Email with Walter White walking away from explosion.

Some of Lianna’s client work for a coffee mail order company.

With this approach, you can reduce returns by taking away some of the mistakes your customers often report running into when first opening or using your product. The best news? This kind of email cadence not only has practical value, but also shows you’re thinking about them.

The personal return helper

It’s so often that we’re inundated with information before ordering something, only to be abandoned after the receipt comes through. Whether it’s a physical product or a service you’re offering, customers should feel like they’re looked after post-sale.

For example, when a customer asks for a return, they are often sent a transactional email outlining a Returns policy. With the power of email, you can become a personal return helper, using personalized fields to make the experience more authentic. Not only does this improve the level of customer service, but it’s a chance to request qualitative feedback that you can paraphrase in your marketing efforts.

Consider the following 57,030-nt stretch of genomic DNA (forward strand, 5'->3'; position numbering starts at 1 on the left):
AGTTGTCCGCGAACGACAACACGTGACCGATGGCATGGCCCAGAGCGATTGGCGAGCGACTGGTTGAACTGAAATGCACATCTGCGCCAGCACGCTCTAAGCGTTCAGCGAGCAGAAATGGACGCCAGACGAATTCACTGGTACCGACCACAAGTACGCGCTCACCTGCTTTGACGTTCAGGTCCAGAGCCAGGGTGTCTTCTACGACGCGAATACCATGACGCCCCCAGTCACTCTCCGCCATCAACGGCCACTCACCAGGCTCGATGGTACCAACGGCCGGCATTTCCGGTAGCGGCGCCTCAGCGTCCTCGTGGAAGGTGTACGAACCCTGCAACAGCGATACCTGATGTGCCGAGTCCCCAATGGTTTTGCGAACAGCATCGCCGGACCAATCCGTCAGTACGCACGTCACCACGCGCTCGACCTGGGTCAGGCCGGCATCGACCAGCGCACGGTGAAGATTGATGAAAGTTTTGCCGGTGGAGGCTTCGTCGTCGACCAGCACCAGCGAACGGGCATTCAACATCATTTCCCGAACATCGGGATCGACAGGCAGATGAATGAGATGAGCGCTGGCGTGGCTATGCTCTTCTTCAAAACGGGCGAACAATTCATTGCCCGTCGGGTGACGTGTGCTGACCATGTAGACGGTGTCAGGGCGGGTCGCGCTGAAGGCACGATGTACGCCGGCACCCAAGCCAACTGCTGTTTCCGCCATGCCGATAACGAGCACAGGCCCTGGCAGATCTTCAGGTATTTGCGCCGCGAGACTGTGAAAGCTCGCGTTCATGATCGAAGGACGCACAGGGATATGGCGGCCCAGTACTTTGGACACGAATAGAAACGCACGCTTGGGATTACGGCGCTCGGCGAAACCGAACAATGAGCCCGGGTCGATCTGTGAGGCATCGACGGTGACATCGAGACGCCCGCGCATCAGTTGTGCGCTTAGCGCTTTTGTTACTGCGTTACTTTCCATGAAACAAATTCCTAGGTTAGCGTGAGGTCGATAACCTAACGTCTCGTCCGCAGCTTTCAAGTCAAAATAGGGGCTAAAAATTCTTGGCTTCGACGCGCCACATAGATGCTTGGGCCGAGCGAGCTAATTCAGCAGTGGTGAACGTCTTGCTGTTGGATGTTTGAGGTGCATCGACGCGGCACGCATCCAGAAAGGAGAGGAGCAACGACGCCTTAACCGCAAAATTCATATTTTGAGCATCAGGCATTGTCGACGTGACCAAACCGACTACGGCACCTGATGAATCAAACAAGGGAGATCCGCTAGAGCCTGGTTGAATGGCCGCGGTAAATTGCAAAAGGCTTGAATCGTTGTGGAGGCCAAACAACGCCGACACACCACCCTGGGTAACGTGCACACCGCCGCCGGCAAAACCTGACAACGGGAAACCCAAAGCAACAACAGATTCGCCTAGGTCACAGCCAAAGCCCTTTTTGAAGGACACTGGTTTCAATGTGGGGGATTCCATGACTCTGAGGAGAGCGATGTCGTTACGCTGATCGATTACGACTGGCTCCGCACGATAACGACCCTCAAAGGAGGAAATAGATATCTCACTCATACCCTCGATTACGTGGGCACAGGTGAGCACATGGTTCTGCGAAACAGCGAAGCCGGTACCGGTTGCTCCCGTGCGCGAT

Check out this example Lianna shared during her Email Camp session:

Hi Lianna,

This is Liz from the Styling Team at Mott & Bow. I wanted to reach out personally regarding order #0161F33F.

I noticed you requested to return the Slim Boyfriend - Benson - Light Blue jeans because the color wasn't what you expected. I want to help you find the perfect pair of jeans. Were you expecting a lighter or darker color? I ask because I want to help you get the right product in your hands.

Looking forward to your thoughts,

Liz

Styling Team

Mott & Bow

There are various ways to support customers along their journey with your brand, including:

  • Send a receipt with personalized recommendations.

  • Check in and ask for feedback.

  • Offer a coupon towards their next purchase.